Catherine Asaro

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Catherine Asaro
CatherineAsaro2009.jpg
Born (1955-11-06) November 6, 1955 (age 61)
Oakland, California, United States
Occupation Writer
Nationality American
Education Chemistry, physics, chemical physics
Alma mater UCLA, Harvard University
Genre Science fiction, fantasy
Notable works Saga of the Skolian Empire
Notable awards Nebula Award
2001, 2008
Website
catherineasaro.net

Catherine Ann Asaro is an American science fiction and fantasy author. She is best known for her books about the Ruby Dynasty, called the Saga of the Skolian Empire.

Biography[edit]

Catherine Asaro was born on November 6, 1955[1] in Oakland, California and grew up in El Cerrito, California. She attended Kennedy High School in Richmond, California as part of the Richmond Voluntary Integration Plan. She has a B.S. with highest honors in chemistry from UCLA, an M.A. in physics, and a PhD in chemical physics, both from Harvard University.[2] When not writing and making appearances at conventions and signings, Asaro teaches math, physics, and chemistry. She is the director of the Chesapeake Math Program and has coached various nationally ranked teams with home, private, and public school students, in particular the Howard Area Homeschoolers and the Chesapeake teams for national tournaments such as the Princeton and Harvard-MIT competitions. She also teaches a gifted program in math and science at the Yang Academy in Gaithersburg, Maryland. Her students have placed at the top levels in numerous national competitions, including the United States of America Mathematical Olympiad (USAMO) and the United States of America Mathematical Talent Search (USAMTS).[3][4][5]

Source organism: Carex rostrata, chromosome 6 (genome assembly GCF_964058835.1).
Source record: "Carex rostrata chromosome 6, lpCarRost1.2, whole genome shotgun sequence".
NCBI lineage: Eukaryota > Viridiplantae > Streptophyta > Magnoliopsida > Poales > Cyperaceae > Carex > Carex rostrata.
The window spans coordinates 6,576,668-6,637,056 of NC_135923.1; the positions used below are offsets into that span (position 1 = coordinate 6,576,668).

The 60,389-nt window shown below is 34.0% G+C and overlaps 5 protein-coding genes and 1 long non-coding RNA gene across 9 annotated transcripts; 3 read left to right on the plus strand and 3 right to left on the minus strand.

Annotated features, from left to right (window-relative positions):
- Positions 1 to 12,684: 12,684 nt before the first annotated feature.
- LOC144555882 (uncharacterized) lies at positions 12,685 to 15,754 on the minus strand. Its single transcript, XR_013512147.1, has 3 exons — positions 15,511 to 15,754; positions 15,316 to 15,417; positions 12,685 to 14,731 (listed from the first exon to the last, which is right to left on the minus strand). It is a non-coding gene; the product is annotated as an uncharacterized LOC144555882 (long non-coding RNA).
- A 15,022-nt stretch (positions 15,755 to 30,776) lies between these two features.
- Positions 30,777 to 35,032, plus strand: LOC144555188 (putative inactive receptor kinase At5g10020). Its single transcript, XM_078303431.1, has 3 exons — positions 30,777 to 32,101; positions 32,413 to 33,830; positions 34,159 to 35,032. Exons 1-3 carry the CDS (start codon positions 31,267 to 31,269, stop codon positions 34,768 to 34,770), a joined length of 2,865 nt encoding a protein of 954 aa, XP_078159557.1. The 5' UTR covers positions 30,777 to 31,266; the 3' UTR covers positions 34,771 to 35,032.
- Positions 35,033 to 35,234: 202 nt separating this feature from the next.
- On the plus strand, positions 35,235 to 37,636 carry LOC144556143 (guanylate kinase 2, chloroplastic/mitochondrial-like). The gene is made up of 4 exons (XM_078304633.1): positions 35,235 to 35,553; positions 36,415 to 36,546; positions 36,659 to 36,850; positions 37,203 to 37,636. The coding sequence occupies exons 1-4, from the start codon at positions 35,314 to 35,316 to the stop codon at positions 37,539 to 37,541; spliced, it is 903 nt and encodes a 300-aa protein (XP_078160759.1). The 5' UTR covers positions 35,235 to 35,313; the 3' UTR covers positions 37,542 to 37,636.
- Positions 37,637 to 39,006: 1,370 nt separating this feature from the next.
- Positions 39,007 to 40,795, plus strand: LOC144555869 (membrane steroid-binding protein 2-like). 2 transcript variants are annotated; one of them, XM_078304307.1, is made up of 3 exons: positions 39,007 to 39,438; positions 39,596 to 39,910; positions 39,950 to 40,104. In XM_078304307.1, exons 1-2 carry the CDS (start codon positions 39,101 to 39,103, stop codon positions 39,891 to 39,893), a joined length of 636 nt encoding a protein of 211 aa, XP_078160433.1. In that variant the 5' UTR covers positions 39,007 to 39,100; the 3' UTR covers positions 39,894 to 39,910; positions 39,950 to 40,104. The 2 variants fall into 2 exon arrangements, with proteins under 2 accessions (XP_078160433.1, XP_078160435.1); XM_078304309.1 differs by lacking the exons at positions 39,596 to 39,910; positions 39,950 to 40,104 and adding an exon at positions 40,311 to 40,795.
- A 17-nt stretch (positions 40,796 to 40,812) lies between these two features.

Asaro is a member of SIGMA, a think tank of speculative writers that advises the government as to future trends affecting national security.[6] She is also known for her advocacy of bringing girls and women into STEM fields and for challenging gender roles and literary expectations in her fiction.[7][8] She has been an invited speaker or visiting professor for various institutions, including the National Academy of Sciences, Harvard, Georgetown University, NASA, The American Association for the Advancement of Science (AAAS), The Global Competitiveness Forum in Saudi Arabia, the New Zealand National ConText Writer's program, the University of Maryland, the US Naval Academy, and many other institutions.[9][10][11][12][13][14][15]

A former ballet and jazz dancer, Catherine Asaro has performed with dance companies and in musicals on both coasts and in Ohio. She founded and served as artistic director and a principal dancer for two dance groups at Harvard: The Mainly Jazz Dance Company and the Harvard University Ballet. After she graduated, her undergraduate students took over Mainly Jazz and made it into a club at the college.

She has completed two terms as president of Science Fiction and Fantasy Writers of America (SFWA) (2003–2005) and during her tenure established the Andre Norton Award for Young Adult Science Fiction and Fantasy.[6][16]

Her husband is John Kendall Cannizzo, an astrophysicist at NASA.[17] They have one daughter, a ballet dancer who studied maths at the University of Cambridge and UC Berkeley.[18][19]

Catherine Asaro is the daughter of Frank Asaro, the nuclear chemist who discovered the iridium anomaly that led the team of Luis Alvarez, Walter Alvarez, Frank Asaro, and Helen Michel to postulate that an asteroid collided with the Earth 66 million years ago and caused mass extinctions, including the demise of the dinosaurs.